I always find it a little suspect when people try to do novelty airlines, maybe because I’m one of those paranoid people who, even after years of flying and hundreds of flights, still routinely thinks “We’re all going to die!” at least two or three times on any given flight. Thus, I will never fly the now-grounded “Hooters Air,” even if it does come back. (Guys, keep your eyes on the… cockpit? please?)
Kingfisher Airlines might end up as a better bet, but as might be proper in an airline that emerged out of a beer company, if I do ever fly with them I’ll still probably feel compelled to smell the pilot’s breath before I take my seat. Apparently, Kingfisher Airlines, one of India’s newer domestic carriers, has signed a deal with Airbus to buy several jumbo and superjumbo planes, with an eye to entering the international market. The move is part of a general boom in international travel to India (which has been up by about 40% this year alone).
The New York Times article about the event spends as much time talking about the lifestyle of Kingfisher’s flamboyant CEO Vijay Mallya, as it does considering the economic viability of the venture (they do note that Kingfisher Airlines has yet to turn a profit as a domestic carrier in India):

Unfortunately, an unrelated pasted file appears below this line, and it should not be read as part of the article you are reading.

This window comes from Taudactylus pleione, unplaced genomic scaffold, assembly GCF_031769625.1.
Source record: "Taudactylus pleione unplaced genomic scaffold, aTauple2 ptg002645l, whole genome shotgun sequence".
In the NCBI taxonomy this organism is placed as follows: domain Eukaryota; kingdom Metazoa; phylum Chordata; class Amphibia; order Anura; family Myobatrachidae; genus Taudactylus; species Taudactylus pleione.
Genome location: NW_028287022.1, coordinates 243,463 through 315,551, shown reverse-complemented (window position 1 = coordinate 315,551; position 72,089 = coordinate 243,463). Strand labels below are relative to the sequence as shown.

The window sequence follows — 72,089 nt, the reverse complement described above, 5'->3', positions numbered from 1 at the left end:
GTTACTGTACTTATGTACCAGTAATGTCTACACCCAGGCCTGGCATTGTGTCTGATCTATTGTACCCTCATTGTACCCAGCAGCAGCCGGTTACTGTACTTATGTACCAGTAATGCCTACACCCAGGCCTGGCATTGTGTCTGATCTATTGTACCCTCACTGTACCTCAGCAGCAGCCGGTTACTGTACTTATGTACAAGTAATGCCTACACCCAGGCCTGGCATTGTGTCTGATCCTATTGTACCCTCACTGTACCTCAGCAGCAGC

Mr. Mallya personally is the sort of unfettered corporate czar that many American boardrooms have not seen in at least half a century. He surrounds himself with a close group of longtime advisers, wears copious diamonds, holds business meetings at his house until 5 in the morning, winks at female journalists and flaunts the â€œgood timesâ€ corporate motif in most aspects of his life.
At home, a Mercedes, a Ferrari and a Bentley are parked in his driveway. His ornate living room is filled with silver gilded furniture and art objects like a marble statue of a nymph-like woman, as well as a Picasso sketch. His CD collection includes dance, lounge and party music.
A group of largely silent young women clad in white deliver drinks, answer phones and clean up ashtrays. (link)
Kya baat hai. Vijay Mallya seems to be a mix of new-school Indian self-confidence and ambition (this is a huge endeavour), and a kind of old-school, “ladies’ man” absurdity that seems to have come out of some 70s Bollywood movie. Even the attractive female flight attendants are a big part of the company’s marketing campaign, which seems like an obvious Vijay Mallya touch (see this article).
In general, I have to say that Kingfisher’s “keep the good times rolling” marketing campaign simply isn’t appealing to me. From an airline I really want the boring things — professionalism, competence, and yeah, safety — not so much “party time.”
But is he perhaps appealing to a real demographic, one that’s a bit less stodgy and paranoid than me? Are people really going to fly Kingfisher “Good Times” Airlines to go to and from the Desh?